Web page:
Genesis for Apple Inc. iPhone Was Pitt Experiments That Led to First Wireless Phone "Call" in 1900

Issue Date: 
June 21, 2010
Reginald A. FessendenReginald A. Fessenden

The iPhone 4 hitting stores June 24 may put Cupertino, Calif.,-based Apple Inc. ahead in wireless technology, but behind it is the work of a University of Pittsburgh engineering professor 110 years ago that establishes Pittsburgh as a key location in the advent of wireless telephones.

Reginald A. Fessenden, chair of Pitt’s electrical engineering department from 1893 to 1900, began experimenting with wireless telephones in 1898, had a wireless communication system functioning between Pittsburgh and Allegheny City (now the city’s North Side) in 1899, and achieved the first wireless voice transmission in December 1900, shortly after he left the University. That first transmission, Fessenden recalled in 1926, was “poor in quality, but quite distinct and entirely intelligible.” In 1907, Fessenden established successful wireless telephone connections that spanned up to 400 miles.

“The modern cell phone is essentially what Fessenden wanted: A telephone where people could talk normally to each other and not be tethered by cords,” said Marlin Mickle, the Nickolas A. DeCecco professor of electrical and computer engineering in Pitt’s Swanson School of Engineering. Mickle is familiar with Fessenden’s work and also develops wireless technology, particularly devices powered by radio frequency.

Fessenden’s work in wireless communication was distinct from that of such famous contemporaries as Guglielmo Marconi, Mickle said. Fessenden in fact considered the Italian inventor’s technology unreliable and described his own as “an entirely new method” of wireless communication. Marconi’s wireless telegraph operated via electric pulses and required operators who knew Morse code; Fessenden, on the other hand, focused on analog communication that would transmit a person’s actual voice through continuous electromagnetic waves.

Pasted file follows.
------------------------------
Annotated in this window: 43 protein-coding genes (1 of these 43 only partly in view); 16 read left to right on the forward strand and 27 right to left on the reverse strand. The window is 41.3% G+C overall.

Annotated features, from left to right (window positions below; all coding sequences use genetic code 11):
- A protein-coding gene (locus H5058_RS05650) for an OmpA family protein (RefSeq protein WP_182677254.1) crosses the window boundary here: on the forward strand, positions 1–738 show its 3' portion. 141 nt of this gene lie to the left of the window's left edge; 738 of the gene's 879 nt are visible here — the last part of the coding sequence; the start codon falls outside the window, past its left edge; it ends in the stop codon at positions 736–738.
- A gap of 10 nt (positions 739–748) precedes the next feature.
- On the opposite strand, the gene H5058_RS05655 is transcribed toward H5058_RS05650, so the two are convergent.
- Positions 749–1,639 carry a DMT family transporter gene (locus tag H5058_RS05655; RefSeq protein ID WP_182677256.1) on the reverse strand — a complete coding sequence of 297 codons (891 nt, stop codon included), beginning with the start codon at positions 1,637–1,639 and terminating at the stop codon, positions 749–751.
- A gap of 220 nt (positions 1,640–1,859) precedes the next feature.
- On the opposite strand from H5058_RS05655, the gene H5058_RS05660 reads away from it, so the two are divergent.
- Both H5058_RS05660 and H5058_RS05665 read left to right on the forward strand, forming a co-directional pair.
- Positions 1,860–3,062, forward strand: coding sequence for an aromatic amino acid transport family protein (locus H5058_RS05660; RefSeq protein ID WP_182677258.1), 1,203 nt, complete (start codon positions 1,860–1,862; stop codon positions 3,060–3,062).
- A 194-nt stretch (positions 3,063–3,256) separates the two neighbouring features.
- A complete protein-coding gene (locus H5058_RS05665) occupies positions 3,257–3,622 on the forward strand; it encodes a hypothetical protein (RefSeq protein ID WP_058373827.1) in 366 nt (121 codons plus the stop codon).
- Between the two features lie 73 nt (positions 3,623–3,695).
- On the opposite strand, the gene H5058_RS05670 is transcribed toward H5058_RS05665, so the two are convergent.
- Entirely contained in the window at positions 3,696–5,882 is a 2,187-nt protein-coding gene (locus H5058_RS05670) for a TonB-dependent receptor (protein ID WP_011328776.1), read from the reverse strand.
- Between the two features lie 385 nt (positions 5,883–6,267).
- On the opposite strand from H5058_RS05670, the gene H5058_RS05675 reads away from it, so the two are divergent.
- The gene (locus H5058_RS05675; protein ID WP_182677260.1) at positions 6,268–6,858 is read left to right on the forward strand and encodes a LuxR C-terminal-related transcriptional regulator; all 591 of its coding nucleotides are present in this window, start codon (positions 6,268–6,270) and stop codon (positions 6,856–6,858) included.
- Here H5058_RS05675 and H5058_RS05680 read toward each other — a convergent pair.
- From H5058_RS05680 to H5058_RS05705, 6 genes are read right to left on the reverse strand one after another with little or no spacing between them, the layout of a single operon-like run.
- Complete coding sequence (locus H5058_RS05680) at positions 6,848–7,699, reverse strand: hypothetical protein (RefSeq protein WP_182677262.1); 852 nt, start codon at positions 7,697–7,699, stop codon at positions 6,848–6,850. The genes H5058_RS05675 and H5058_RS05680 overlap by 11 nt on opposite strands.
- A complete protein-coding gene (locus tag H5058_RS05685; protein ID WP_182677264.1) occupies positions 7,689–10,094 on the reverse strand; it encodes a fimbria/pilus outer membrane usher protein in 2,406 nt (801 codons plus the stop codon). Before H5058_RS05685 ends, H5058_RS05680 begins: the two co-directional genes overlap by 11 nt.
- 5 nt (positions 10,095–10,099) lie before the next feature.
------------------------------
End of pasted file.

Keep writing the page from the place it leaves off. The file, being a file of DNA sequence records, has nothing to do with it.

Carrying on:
In 1902, Fessenden received a patent for what could be called the original “app”—his Apparatus for Signaling by Electromagnetic Waves, the basic technology behind wireless telephony. (In 1915, Fessenden wrote in The New York Times that the public was denied wireless telephony for 10 years after the patent “fell into the hands of a couple of Pittsburghers who secured these patents without paying a cent for them.”)

On Dec. 21, 1906, Fessenden publicly demonstrated his wireless telephone with a “transmission of speech” over the 10 miles between Brant Rock and Plymouth, Mass., according to an eye-witness account by the editor of the American Telephone Journal. However, Fessenden overshadowed his own success in wireless telephony three days later by making, according to his records, the first radio broadcast of voice and music—which included himself playing the violin and reading from the Bible—for which he is better known today.

In fact, Fessenden is most often recognized for his contributions to radio—he also achieved the first two-way trans-Atlantic communication in January 1906 between Brant Rock and his station in Scotland. But his broadcasts were largely unacknowledged at the time and Fessenden himself was dedicated to perfecting the wireless telephone, Mickle said. Within a year of his Dec. 21 transmission, Fessenden had wireless connections from Brant Rock to Brooklyn, N.Y., and Washington, D.C., distances of 190 and 400 miles, respectively. Fessenden later said that the quality of the Brooklyn-Brant Rock transmission exceeded that of standard telephone lines.

In 1926, nearly 30 years after his first wireless experiments at Pitt, Fessenden reflected on the trying process in a speech to the Radio Institute in New York City by saying, “A good deal of hard work went to the inventing of the wireless telephone: both research, going over a fishing place to find what fish are there, and invention, or deciding you want a certain fish and going after it until you get it.”